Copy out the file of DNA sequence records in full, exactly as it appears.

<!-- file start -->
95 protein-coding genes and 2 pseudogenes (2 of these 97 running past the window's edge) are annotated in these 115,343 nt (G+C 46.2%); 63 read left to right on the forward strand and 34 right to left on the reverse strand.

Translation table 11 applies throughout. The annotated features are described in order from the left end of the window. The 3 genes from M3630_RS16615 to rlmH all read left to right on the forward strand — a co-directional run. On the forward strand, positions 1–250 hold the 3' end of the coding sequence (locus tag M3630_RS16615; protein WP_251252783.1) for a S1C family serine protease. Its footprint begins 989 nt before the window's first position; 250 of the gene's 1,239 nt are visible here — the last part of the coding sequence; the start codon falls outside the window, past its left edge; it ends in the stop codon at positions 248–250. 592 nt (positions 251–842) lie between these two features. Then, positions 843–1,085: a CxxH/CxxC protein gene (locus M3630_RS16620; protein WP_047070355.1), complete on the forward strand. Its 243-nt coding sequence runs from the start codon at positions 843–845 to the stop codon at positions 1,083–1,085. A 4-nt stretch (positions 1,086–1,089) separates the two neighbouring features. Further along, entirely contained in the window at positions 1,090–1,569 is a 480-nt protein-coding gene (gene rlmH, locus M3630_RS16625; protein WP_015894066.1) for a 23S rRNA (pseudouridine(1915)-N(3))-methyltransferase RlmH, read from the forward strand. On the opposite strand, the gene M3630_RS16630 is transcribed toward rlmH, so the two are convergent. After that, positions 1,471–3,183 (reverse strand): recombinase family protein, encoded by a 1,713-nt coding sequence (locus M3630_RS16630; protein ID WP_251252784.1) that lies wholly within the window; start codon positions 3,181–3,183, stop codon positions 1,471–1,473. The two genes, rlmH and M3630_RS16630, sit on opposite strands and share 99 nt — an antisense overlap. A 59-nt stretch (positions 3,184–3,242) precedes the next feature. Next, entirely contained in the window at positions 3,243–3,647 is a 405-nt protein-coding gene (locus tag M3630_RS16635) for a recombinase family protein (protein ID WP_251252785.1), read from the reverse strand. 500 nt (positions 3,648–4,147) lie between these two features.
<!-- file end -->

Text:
95 protein-coding genes and 2 pseudogenes (2 of these 97 running past the window's edge) are annotated in these 115,343 nt (G+C 46.2%); 63 read left to right on the forward strand and 34 right to left on the reverse strand.

Translation table 11 applies throughout. The annotated features are described in order from the left end of the window. The 3 genes from M3630_RS16615 to rlmH all read left to right on the forward strand — a co-directional run. On the forward strand, positions 1–250 hold the 3' end of the coding sequence (locus tag M3630_RS16615; protein WP_251252783.1) for a S1C family serine protease. Its footprint begins 989 nt before the window's first position; 250 of the gene's 1,239 nt are visible here — the last part of the coding sequence; the start codon falls outside the window, past its left edge; it ends in the stop codon at positions 248–250. 592 nt (positions 251–842) lie between these two features. Then, positions 843–1,085: a CxxH/CxxC protein gene (locus M3630_RS16620; protein WP_047070355.1), complete on the forward strand. Its 243-nt coding sequence runs from the start codon at positions 843–845 to the stop codon at positions 1,083–1,085. A 4-nt stretch (positions 1,086–1,089) separates the two neighbouring features. Further along, entirely contained in the window at positions 1,090–1,569 is a 480-nt protein-coding gene (gene rlmH, locus M3630_RS16625; protein WP_015894066.1) for a 23S rRNA (pseudouridine(1915)-N(3))-methyltransferase RlmH, read from the forward strand. On the opposite strand, the gene M3630_RS16630 is transcribed toward rlmH, so the two are convergent. After that, positions 1,471–3,183 (reverse strand): recombinase family protein, encoded by a 1,713-nt coding sequence (locus M3630_RS16630; protein ID WP_251252784.1) that lies wholly within the window; start codon positions 3,181–3,183, stop codon positions 1,471–1,473. The two genes, rlmH and M3630_RS16630, sit on opposite strands and share 99 nt — an antisense overlap. A 59-nt stretch (positions 3,184–3,242) precedes the next feature. Next, entirely contained in the window at positions 3,243–3,647 is a 405-nt protein-coding gene (locus tag M3630_RS16635) for a recombinase family protein (protein ID WP_251252785.1), read from the reverse strand. 500 nt (positions 3,648–4,147) lie between these two features.